I fired up the Flux capacitor and set the DeLorean time machine for June 1, 2019. It was a wild trip, and I forgot to check to see if Donald Trump was still POTUS or if the iPhone 12 had a hologram feature, but I did steal a copy of The Comeback’s NFL power rankings from that date.
What does the NFL look like two years from now? How do the 32 teams rate against one another? Let’s take a peek into the future.
1. Oakland Raiders: The defending Super Bowl champs lead the way, even after losing Donald Penn and Jared Cook in back-to-back offseasons. Keeping Gabe Jackson and investing in 2018 MVP Derek Carr was the right strategy, and it paid off.
2. Green Bay Packers: Aaron Rodgers remains one of the best in the game, Kevin King and Nick Perry are studs and that defense has become a major asset. They continue to contend every year, and they remain on top of the NFC after a tough Super Bowl LIII loss to the Raiders.
3. New England Patriots: While it was a shame to see Tom Brady finally hit a wall as a 41-year-old last season, it wasn’t surprising when Jimmy Garoppolo kicked off his career as a starter with seven consecutive wins. With Jimmy G at the helm from the get-go in 2019, the Pats should win the NFC East for an 11th consecutive year.
4. Tennessee Titans: Falling just short against the Patriots in the divisional playoffs was heartbreaking, but with reigning Offensive Player of the Year Marcus Mariota under center, the Titans continue to be on the right track. They have the best offensive line in football, and Corey Davis and Derrick Henry often look unstoppable.
5. Tampa Bay Buccaneers: You won’t find an offensive foursome like Jameis Winston, Mike Evans, DeSean Jackson and O.J. Howard, but they do need to get better on defense now that Gerald McCoy is beyond his prime and Robert Ayers, Brent Grimes and Chris Baker are gone.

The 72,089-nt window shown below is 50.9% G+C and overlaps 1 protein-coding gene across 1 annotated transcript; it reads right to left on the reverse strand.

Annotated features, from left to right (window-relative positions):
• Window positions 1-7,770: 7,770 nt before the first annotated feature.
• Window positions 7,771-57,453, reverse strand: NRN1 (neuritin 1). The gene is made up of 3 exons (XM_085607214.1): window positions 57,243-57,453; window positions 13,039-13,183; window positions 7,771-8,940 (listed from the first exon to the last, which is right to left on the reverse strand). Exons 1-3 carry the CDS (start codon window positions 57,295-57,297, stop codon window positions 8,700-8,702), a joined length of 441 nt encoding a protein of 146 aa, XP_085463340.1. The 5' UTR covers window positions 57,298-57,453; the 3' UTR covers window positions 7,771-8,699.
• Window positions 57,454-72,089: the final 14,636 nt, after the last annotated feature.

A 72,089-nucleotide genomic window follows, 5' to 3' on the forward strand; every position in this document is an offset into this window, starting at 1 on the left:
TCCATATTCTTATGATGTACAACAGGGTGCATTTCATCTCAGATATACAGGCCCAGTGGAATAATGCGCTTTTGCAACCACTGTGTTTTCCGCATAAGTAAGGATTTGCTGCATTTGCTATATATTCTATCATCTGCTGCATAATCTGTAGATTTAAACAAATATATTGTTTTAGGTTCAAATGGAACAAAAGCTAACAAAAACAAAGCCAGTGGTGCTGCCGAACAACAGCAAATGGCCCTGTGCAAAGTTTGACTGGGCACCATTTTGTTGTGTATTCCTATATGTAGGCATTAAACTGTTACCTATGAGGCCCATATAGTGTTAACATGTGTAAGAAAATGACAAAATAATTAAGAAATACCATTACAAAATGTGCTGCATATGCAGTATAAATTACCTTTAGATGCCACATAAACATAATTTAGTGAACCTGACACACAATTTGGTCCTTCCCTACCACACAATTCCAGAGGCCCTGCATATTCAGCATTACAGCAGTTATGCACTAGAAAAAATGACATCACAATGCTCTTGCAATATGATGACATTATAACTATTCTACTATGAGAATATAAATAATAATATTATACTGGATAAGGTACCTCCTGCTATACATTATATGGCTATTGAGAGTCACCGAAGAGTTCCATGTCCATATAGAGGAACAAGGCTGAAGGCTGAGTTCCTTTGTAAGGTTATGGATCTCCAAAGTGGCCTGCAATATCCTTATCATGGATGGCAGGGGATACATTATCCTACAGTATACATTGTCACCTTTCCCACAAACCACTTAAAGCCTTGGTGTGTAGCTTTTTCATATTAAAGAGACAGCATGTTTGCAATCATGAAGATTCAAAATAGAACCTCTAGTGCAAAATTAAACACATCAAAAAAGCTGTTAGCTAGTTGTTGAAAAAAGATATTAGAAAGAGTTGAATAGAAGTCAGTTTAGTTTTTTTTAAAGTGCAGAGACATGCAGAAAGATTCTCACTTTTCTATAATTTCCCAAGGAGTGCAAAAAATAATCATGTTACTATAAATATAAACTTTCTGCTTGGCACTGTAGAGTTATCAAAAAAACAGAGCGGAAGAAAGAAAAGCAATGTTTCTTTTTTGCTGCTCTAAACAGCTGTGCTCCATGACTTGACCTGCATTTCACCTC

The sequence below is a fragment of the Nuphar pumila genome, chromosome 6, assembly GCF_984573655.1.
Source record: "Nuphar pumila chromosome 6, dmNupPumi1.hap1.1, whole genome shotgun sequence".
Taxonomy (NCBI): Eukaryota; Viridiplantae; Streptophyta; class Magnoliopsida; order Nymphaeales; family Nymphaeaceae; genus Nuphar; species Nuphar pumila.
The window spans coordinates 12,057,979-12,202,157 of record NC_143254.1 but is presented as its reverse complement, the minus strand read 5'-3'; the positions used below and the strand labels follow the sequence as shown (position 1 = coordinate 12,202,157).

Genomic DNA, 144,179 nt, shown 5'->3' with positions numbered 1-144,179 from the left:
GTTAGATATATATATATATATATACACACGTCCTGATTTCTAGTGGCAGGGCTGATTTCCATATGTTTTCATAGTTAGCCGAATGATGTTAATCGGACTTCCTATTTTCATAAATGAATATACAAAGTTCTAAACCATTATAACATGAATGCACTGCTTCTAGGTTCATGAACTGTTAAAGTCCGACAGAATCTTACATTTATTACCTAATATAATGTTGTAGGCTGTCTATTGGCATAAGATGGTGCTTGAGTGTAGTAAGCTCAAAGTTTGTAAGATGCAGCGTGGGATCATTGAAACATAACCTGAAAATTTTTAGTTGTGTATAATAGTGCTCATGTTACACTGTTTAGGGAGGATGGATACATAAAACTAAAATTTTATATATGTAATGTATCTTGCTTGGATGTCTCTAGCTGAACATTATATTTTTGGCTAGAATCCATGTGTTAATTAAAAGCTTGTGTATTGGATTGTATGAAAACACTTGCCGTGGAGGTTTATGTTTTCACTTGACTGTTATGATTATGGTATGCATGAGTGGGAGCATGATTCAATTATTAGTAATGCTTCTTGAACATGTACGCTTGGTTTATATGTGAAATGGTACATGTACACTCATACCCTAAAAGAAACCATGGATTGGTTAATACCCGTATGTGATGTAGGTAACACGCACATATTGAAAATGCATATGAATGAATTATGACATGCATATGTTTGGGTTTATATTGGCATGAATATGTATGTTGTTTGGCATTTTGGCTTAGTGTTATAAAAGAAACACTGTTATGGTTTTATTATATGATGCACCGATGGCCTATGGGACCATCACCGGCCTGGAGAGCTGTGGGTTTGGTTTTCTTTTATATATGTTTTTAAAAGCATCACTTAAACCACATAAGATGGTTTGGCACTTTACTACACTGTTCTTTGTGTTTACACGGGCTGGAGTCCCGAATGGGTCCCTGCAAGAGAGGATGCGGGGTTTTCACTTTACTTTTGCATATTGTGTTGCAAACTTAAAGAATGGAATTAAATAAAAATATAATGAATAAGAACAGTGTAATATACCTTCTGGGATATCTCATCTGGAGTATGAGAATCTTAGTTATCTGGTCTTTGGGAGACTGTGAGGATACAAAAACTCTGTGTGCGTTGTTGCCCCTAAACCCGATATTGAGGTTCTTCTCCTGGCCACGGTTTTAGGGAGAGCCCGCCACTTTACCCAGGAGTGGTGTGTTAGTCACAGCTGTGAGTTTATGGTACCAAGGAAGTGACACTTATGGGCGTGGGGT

6. Atlanta Falcons: Atlanta suffered somewhat of a Super Bowl hangover after beating the Pats to destroy their pursuit of a perfect season in a Super Bowl rematch in 2017, and they lost several good young defensive players in order to afford quarterback Matt Ryan’s franchise tag. But did they have a choice?
7. Washington Redskins: With one of the best receiving corps in the league, the Redskins aren’t regretting giving a long-term contract to perennial Pro Bowler Kirk Cousins. It’s just too bad they weren’t able to keep Pro Bowl receiver Jamison Crowder.
8. Los Angeles Chargers: Philip Rivers remains effective entering a contract year and that offense is lethal. The Bolts also have one of the best defenses in the league, but they’ll miss Melvin Ingram and Casey Hayward in 2019. The window is closing, but with Joey Bosa coming off a monster year the Bolts remain the second-best team in the AFC West.
9. Dallas Cowboys: Dak Prescott hasn’t lived up to his amazing rookie season, but he remains solid behind a top-notch offensive line. And it helps that Ezekiel Elliott is the best running back in football. The defense still isn’t good, but they’re right there with Washington in the NFC East. Too bad they’re again out of cash after paying up to keep Zack Martin and extend Prescott.
10. Seattle Seahawks: The Legion of Boom is basically gone now, and the offensive line is still a work in progress. But Russell Wilson is still one of the best in the game, which is why the Seahawks continue to contend.
11. Cleveland Browns: The Browns are riding a high after winning their first playoff game since 1994, but that was all on the defense and the supporting cast on offense. Reigning Defensive Player of the Year Myles Garrett can’t carry them on his back all the way to the Super Bowl, so they’ll need more from inconsistent starter Brock Osweiler. Or maybe they aren’t ready to give up on third-year Notre Dame product DeShone Kizer just yet?
12. Indianapolis Colts: Andrew Luck has undoubtedly become a top-five quarterback, and he finally has enough support. But front-office tumult continues to plague this team, as do holes on defense.
13. New York Jets: They were the worst team in football a year ago, but first-round rookie quarterback Sam Darnold put together an Offensive Rookie of the Year-caliber season and now there’s a lot of hope for a Jets team that won eight games in 2018. That defense remains superb, too, especially on the back end.
14. Chicago Bears: Mitchell Trubisky became a star in his first full season as a starter last season, and he, Cameron Meredith and Jordan Howard are a hell of a trio. With improved play on defense — and they spent big bucks in pursuit of that — the Bears could be a playoff team next season.